If someone had told him sixty years ago what he was about to do now, he would have laughed so hard it may have induced a heart attack.
Arthur was very much old school, pen, paper, slide rule or logs, and now here he was about to embark on the wonders of technology.
The lockdown had hit him hard. A widower for thirty years he was set in his ways, remembering his childhood days of pushbikes, roller skates or go-carts made from scraps of wood and pram wheels with a few nails and a long piece of string.
His grandchildren were all grown up with kids of their own, and the days of dandling babes on knees were long gone. Everything was so different, so automatic, so damn confusing, but you know what they say, if you can’t beat ’em, join em’.
So that’s what he did.
Eighteen months ago he’d enrolled in a computer course at the local community centre and Jemma had taken him under her wing, explaining slowly and simply the basics.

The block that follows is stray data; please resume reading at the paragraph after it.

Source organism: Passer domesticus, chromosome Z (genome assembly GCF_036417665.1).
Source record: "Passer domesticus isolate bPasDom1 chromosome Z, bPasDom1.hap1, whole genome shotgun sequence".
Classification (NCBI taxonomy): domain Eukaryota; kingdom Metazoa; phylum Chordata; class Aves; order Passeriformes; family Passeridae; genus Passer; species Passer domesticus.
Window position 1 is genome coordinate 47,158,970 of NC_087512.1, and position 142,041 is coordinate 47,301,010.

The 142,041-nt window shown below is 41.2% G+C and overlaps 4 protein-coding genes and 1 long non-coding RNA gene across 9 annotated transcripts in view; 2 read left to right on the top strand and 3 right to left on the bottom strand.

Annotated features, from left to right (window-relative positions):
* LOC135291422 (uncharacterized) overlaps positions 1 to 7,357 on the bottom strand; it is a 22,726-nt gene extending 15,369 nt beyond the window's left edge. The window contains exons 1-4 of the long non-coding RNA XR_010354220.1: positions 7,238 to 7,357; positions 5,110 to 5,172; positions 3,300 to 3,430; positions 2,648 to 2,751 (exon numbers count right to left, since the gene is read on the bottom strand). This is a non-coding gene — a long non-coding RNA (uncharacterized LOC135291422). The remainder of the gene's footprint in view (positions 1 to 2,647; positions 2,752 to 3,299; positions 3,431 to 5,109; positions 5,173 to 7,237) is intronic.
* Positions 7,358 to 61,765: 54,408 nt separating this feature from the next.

Gradually he had got more confident and now he was ready to see his family regardless of how many hundreds of miles they lived away.
The screen whirred into life, and the sing song dial tones of Skype echoed in the room.
A little bit of focus, and a familiar face came into view.
Arthur grinned at the image of himself in his twenties.
‘Hi Grandad! Look at you!’
‘Hi yourself Mac! How is everybody? It’s so great to see you!’
A chorus of Hi Dad and Grandad resonated in his small apartment.
With tears in his eyes he said it was almost like old times, just socially distant.
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